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Murray Pomerance

‘embodied narratives’ (Sobchack, 1995 : 280). While lived gender has medical, political, linguistic, emotional, and navigational facets, filmed gender is constituted as a set of signals about rather than instantiations of, and is therefore an index: of motive, alignment, history, probability, and piety (Burke, 1969 ; Goffman, 1976 ). Screened gender, an attribute of and code for experience-as-represented, may come to

in Monstrous adaptations
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Peter Marks

, complex satire on religious and political orthodoxy. As with other Python projects, the script went through several drafts and meetings, the most successful on Barbados early in 1978, where the group had decamped to rewrite and polish the script. This trip had immense flow-on effects for the Pythons, for Gilliam’s next film, and for independent British film production in the 1980s. For also on the island

in Terry Gilliam
Peter Marks

well as physical incarceration. And the lampooning of Enoch Powell, whose infamous ‘Rivers of Blood’ speech in 1968 had inflamed racial tensions in Britain, hints at a small but detectable political slant to ‘Elephants’. The Powell reference indicates something more considered than a mere stream of consciousness. Surreal humour can operate as part of a satirical social critique

in Terry Gilliam
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Julia M. Wright

associated with music – intervals of sound, the harmonization of difference, and female performance. In Pylea, he sings “Stop! In the Name of Love,” first recorded by the Supremes in 1965, and “Somewhere over the Rainbow,” famously sung by Judy Garland in The Wizard of Oz (1939). The multi-episode narrative arc thus comments extensively on the conservative gender politics borne

in Men with stakes
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"The Pest House," "Hell House," and "The Murder House"
Julia M. Wright

Enlightenment’s idealized vision of modernity as cultural and civic advancement (through rationality and science, equality and political reform) the gothic was consistent with an emerging nostalgia for the pre-modern as more authentic, unmuddied by artificial cultural codes and the technology that alienated humanity from the organic world. Point Pleasant ’s critique of patriarchy in the figure of the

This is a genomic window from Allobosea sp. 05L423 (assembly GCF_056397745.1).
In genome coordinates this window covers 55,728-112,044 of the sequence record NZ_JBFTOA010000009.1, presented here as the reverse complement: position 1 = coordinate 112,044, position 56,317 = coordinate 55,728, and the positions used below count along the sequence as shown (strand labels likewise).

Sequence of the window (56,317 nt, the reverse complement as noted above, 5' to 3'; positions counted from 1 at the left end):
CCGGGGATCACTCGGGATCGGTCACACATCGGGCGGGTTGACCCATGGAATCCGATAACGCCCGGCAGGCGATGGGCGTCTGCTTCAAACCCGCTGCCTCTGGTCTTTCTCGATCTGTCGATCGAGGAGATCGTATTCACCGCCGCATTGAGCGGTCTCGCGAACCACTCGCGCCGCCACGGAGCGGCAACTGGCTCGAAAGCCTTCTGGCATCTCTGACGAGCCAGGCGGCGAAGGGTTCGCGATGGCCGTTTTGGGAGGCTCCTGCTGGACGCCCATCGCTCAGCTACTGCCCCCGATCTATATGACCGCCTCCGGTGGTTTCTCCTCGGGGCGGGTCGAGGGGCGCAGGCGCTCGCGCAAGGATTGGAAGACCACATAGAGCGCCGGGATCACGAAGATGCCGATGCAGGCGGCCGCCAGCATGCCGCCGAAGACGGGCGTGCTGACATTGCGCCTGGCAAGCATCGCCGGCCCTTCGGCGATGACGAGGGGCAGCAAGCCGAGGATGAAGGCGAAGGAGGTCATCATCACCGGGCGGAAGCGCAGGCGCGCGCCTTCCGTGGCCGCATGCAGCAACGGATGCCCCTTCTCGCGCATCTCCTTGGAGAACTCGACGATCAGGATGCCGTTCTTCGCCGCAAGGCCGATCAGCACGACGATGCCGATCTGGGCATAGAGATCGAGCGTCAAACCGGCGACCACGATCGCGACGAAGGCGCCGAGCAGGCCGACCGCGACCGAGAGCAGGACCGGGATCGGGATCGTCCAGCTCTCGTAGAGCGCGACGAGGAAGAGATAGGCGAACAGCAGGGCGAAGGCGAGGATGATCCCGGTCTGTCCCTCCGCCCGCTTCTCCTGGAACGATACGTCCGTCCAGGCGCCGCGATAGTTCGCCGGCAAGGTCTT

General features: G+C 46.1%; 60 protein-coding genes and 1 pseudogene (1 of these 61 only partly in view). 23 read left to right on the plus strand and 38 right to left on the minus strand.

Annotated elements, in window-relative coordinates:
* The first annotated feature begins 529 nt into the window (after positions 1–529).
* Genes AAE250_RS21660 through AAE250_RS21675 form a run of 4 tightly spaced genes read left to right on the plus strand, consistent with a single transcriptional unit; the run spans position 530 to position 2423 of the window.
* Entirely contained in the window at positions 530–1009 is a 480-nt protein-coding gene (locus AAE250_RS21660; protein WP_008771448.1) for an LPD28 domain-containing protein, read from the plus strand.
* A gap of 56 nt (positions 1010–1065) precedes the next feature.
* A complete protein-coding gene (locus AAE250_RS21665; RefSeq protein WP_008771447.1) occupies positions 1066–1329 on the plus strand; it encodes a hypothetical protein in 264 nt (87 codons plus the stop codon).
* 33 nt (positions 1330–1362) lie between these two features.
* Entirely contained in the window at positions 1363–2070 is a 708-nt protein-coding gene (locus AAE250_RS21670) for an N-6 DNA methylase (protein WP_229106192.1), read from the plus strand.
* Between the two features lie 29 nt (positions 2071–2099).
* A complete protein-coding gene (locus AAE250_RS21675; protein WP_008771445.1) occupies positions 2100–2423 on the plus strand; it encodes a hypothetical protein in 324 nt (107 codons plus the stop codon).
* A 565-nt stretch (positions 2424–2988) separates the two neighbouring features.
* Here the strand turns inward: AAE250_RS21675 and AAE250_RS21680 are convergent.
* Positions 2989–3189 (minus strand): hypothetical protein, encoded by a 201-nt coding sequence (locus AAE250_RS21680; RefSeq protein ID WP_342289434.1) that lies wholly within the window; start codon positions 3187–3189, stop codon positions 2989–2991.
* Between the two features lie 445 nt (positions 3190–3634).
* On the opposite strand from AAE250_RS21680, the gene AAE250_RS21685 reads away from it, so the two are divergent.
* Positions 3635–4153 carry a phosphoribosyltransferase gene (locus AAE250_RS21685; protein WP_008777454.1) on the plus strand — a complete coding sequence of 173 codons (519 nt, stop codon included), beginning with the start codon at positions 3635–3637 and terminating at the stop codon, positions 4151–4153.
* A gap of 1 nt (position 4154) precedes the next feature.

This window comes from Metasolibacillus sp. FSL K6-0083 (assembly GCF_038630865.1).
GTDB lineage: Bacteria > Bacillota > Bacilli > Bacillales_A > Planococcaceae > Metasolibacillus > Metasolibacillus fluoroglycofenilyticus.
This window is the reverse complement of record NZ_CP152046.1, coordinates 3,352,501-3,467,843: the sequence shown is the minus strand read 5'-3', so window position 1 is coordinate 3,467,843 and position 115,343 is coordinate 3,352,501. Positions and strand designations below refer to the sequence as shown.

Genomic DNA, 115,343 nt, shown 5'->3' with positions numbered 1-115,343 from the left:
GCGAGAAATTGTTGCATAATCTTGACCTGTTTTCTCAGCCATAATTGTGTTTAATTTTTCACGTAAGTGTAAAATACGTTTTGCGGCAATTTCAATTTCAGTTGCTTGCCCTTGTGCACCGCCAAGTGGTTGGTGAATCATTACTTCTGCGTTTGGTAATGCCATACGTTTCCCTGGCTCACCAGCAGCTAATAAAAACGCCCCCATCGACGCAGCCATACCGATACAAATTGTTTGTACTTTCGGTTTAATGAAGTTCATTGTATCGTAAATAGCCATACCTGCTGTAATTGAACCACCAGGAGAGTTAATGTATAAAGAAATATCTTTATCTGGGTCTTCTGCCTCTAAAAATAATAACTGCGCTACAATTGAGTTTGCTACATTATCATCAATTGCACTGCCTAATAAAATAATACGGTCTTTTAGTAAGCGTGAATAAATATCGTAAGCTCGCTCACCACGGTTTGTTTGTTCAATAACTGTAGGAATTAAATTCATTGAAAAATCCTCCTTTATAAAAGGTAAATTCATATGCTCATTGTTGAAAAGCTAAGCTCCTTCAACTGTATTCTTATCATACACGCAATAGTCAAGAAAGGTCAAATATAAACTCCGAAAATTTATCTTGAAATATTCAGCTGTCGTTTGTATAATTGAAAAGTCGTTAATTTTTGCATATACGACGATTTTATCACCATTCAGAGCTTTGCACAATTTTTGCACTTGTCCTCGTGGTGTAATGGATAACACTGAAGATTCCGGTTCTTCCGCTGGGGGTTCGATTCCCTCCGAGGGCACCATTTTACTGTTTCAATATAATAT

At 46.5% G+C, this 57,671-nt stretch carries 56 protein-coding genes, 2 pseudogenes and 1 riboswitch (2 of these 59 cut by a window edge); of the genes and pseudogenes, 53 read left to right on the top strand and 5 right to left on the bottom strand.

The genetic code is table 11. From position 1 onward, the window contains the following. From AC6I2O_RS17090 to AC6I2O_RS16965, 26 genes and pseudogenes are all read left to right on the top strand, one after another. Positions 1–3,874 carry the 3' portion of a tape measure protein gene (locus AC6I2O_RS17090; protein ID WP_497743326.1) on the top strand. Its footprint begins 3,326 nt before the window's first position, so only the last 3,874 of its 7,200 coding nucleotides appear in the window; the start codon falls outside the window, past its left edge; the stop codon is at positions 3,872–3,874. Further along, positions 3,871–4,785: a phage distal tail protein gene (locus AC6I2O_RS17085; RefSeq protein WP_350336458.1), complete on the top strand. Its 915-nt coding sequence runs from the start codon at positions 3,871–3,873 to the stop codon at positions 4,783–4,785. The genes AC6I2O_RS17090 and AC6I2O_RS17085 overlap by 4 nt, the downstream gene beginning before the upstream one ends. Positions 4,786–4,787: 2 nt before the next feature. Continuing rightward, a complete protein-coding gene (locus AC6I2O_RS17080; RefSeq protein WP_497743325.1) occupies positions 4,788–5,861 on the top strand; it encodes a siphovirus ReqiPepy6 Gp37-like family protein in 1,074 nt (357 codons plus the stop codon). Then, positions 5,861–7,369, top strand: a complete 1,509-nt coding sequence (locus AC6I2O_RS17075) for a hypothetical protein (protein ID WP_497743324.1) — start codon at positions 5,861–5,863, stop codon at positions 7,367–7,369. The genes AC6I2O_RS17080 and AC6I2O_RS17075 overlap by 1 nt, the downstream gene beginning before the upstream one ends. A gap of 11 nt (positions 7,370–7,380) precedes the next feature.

in Men with stakes
Peter Marks

courting disaster at the production stage and derision by critics, acts as one of Gilliam’s invigorating trademarks. Having recognised Parry’s sincere but unrequited love, Jack organises a four-handed date in a Chinese restaurant for Parry, Lydia, Anne and himself, taking the film beyond the damaged male world of the Fisher King myth. The film’s sexual politics partly derive from Johnson’s He , and place

in Terry Gilliam
The early horror films of Mario Bava
Reynold Humphries

imposes this reading. The credits introduce to the spectators the various actors and actresses by presenting them on screen in the presence of dummies. This at once presents the theme and setting of the film – the world of haute couture – and the political subtext, the Marxist implications of which are obvious. Cameron Mitchell, Eva Bartok and the others stand rigidly and seem just as inanimate as the

in Monstrous adaptations
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Peter Marks

explanations of freakishly high or low points in Duke’s emotional or psychological well-being. The exceptions come with more general historical, political or cultural insights, as with the ‘wave speech’, or Duke’s critical take on the teachings of Timothy Leary. These suggest a degree of objective analysis of an era rather than purely the thoughts of the moment, and Depp adopts a more measured voice that

in Terry Gilliam
Australian films in the 1990s
Jonathan Rayner

island, which as in the case of Summerfield (1977) may be taken to represent the Australian continent itself. Realising a new definition of national identity may depend on abandoning the territory plotted and the culture contrived by another (colonial) authority, subjecting the received political and cultural environment to a defamiliarising gaze and the world beyond to an unfamiliar scrutiny. The rite of passage film The protagonist undergoing fundamental, formative and traumatic experience, travelling and

in Contemporary Australian cinema
Fathers from American Gothic to Point Pleasant
Julia M. Wright

has usurped an aristocratic title and property. This is, as in the usurpations of Hamlet , a disruption of the patrilineal exchange of power, a trend that reaches its limit in Mary Shelley’s Frankenstein (1818) where a man usurps god’s power to create life. In early gothic works with a subversive political bent, the aristocrat is technically legitimate but morally illegitimate – a

in Men with stakes